China has made little progress on economic reform goals it laid out in 2013.
Out of 10 areas, Beijing has only made progress in one: increasing innovation. China is not reducing its economic reliance on state-owned enterprises or improving wages for migrant laborers.
That’s the finding of analysis using a new online data tool, The China Dashboard, introduced late Wednesday by the Asia Society Policy Institute and the Rhodium Group, a research and consulting firm.
Percentage of innovation value-add in China versus that of developed countries
Source: The China Dashboard
For five years, the team has gathered data on 10 areas of Beijing’s economic reform program: fiscal affairs, the financial system, trade, cross-border investment, innovation, competition, state-owned enterprise, entertainment, labor and land. The latest data on the dashboard is for the second quarter, and the analysts plan to update the database for at least the next two years.
China has set 2020 as a target for implementing the reforms it announced in 2013.
“Five-eighths of the time has run off the clock and we’re looking at progress on these reforms and we still have a long way to go,” Daniel Rosen, Rhodium’s founding partner, told CNBC in a phone interview. He said there was no major policy change at last month’s 19th National Communist Party Congress, except for a greater focus on quality over growth.
Rosen said the dashboard’s worst indicator on China’s economy was migrant worker wages.
For many years until the first quarter of 2016, migrant worker wages grew at a pace close to or far faster than China’s overall gross domestic product, The China Dashboard showed. But for more than a year, migrant worker wages have slumped to a ratio of 0.7 versus GDP, even as overall economic growth has slowed.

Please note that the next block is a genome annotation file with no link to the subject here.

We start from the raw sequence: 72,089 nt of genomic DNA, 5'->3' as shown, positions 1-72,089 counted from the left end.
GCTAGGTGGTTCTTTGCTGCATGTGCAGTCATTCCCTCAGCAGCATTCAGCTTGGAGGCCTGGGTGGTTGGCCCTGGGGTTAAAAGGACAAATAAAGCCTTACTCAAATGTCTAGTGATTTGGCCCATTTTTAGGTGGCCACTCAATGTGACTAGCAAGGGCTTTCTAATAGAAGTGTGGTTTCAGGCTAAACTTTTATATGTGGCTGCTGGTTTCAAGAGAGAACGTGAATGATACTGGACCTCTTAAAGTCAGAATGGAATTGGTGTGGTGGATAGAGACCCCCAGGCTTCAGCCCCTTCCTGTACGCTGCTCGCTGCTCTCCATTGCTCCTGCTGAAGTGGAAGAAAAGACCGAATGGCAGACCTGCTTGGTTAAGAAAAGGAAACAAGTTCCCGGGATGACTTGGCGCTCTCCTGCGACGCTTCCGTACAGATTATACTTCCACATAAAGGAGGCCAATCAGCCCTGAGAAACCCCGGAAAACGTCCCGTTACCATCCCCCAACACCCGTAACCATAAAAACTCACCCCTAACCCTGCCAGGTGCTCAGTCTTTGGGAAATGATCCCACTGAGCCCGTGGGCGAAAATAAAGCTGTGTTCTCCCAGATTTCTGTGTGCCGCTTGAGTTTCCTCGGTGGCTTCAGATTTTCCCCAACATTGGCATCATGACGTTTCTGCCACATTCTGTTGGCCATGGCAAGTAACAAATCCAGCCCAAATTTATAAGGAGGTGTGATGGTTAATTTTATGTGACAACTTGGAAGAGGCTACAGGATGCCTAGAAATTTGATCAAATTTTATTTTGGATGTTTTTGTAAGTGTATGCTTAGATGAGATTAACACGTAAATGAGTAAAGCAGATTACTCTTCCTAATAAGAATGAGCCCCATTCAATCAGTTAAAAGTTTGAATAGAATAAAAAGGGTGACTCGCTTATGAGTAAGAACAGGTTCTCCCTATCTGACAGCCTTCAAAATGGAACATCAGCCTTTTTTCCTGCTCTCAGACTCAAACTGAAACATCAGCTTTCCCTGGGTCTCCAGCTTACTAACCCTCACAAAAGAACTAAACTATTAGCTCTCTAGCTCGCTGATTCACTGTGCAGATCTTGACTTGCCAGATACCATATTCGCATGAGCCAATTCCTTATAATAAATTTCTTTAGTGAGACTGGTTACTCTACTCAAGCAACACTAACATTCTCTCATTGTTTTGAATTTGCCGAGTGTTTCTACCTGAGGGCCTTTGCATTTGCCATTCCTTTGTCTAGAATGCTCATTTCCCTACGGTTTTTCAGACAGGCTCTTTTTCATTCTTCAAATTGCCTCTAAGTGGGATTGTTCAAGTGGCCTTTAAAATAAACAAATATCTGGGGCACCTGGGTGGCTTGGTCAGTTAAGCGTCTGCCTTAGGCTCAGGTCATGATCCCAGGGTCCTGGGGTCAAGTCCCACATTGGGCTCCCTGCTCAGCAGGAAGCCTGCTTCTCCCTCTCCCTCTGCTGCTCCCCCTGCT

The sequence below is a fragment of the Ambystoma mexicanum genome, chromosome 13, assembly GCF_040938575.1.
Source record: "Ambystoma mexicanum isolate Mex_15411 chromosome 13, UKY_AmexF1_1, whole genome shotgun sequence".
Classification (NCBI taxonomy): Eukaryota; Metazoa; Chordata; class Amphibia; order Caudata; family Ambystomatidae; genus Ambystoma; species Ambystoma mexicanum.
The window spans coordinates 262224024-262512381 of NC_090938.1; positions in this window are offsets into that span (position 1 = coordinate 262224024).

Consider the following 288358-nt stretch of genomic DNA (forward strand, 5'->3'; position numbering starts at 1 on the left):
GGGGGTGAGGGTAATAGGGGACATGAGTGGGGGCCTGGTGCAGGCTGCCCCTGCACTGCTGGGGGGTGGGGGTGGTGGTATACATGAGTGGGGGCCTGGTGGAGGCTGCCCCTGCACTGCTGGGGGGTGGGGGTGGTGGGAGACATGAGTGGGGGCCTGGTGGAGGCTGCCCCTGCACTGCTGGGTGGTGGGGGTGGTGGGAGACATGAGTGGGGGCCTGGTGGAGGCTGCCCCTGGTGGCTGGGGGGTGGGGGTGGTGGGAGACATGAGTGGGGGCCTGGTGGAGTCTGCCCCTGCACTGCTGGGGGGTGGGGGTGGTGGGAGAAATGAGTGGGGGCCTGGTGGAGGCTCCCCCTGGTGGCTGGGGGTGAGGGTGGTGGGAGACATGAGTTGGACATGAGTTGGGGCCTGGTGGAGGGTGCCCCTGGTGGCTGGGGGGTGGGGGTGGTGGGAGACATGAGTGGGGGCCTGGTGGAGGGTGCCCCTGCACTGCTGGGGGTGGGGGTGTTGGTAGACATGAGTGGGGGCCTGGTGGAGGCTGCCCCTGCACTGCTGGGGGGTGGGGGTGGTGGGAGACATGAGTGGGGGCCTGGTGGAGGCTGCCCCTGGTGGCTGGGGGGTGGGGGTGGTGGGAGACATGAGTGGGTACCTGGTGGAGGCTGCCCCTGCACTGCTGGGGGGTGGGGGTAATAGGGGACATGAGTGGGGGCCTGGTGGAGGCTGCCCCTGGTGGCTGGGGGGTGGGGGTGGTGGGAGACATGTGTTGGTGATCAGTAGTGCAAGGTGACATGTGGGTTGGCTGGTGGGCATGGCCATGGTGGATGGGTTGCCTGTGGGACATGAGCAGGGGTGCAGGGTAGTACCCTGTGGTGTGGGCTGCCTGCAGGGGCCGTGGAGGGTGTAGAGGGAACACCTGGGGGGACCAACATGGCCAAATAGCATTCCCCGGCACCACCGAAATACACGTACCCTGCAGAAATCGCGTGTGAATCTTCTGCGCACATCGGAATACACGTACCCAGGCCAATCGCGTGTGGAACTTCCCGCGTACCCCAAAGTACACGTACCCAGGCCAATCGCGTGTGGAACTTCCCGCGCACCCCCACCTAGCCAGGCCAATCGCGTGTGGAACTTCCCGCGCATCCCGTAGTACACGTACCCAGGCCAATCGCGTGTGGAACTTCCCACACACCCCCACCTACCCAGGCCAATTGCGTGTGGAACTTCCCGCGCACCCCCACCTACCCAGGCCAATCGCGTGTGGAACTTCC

“Something’s going on that’s really hitting them quite hard,” Rosen said.
Ratio of migrant wage growth to real GDP growth
Source: The China Dashboard. Migrant wage growth is based on a price-adjusted, year-on-year figure.
China also doesn’t appear to be cutting back its reliance on state-owned enterprises, which are typically less efficient than privately owned corporations.
The China Dashboard divides Chinese industries into three kinds: “key” industries for which government involvement is reasonable, “pillar” industries such as equipment manufacturing, and “normal” industries such as tourism. The data showed little change over the last five years in the share of state-owned enterprise participation across all three divisions.
“Even in the most normal market, competitive-type industries, there’s no evidence of a reduction of state involvement and pressure,” Rosen said. State-owned enterprises accounted for nearly 17 percent of the “normal” industries.
Chinese state-owned enterprises’ share of revenue by industry division
Source: The China Dashboard
The China Beige Book, an independent survey of more than 3,300 companies in China, also said in its October report of the third quarter that China is not acting on stated reform efforts in key areas. China is not deleveraging, moving away from manufacturing-based industries or reducing oversupply in commodities industries, the analysis said.